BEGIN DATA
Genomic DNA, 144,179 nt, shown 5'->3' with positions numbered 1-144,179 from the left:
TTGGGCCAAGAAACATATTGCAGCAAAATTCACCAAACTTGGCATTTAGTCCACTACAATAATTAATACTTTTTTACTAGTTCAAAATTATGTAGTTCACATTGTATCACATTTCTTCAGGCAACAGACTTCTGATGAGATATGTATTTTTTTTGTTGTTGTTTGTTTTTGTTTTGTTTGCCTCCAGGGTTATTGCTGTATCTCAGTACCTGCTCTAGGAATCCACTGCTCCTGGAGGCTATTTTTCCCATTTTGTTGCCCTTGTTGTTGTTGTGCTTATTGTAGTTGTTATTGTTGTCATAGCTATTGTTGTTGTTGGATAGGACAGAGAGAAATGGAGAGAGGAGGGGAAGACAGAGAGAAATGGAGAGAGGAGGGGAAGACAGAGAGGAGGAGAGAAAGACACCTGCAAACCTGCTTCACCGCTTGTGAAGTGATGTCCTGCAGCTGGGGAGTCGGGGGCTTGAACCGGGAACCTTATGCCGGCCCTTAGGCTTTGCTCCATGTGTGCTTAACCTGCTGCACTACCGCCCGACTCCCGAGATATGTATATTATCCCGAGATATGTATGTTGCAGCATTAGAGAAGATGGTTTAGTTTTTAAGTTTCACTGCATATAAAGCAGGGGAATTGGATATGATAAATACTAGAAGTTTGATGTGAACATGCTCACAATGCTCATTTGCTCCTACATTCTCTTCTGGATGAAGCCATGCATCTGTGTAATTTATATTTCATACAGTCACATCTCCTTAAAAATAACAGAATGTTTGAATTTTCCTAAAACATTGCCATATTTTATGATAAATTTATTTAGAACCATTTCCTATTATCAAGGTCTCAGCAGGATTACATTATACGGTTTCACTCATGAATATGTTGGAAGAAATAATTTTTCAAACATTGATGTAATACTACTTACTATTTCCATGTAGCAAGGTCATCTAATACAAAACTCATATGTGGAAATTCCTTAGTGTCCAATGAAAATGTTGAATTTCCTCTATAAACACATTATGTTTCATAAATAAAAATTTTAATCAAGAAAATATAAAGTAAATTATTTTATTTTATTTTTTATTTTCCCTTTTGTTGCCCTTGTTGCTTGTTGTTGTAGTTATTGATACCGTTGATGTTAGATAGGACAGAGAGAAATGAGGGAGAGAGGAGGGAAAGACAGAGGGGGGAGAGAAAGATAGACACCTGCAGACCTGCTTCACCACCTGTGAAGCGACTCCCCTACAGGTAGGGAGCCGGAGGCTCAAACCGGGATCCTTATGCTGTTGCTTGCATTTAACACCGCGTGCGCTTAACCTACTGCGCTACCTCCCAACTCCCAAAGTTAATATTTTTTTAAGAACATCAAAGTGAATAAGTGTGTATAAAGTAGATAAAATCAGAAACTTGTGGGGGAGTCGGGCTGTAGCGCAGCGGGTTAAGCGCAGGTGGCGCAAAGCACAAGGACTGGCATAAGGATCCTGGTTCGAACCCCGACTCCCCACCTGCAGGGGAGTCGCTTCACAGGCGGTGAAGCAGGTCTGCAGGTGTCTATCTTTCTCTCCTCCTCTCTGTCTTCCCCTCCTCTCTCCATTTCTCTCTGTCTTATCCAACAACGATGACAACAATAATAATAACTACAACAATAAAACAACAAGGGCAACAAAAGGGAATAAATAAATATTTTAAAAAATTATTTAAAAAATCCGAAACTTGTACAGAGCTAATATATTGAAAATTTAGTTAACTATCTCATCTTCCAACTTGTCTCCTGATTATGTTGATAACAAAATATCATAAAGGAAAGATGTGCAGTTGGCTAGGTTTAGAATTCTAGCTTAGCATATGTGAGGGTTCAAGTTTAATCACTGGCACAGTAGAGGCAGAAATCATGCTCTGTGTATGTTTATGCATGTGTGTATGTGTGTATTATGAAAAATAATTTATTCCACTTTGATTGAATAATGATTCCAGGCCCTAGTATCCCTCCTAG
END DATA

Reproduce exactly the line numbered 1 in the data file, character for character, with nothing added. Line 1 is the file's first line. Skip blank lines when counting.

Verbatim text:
Genomic DNA, 144,179 nt, shown 5'->3' with positions numbered 1-144,179 from the left: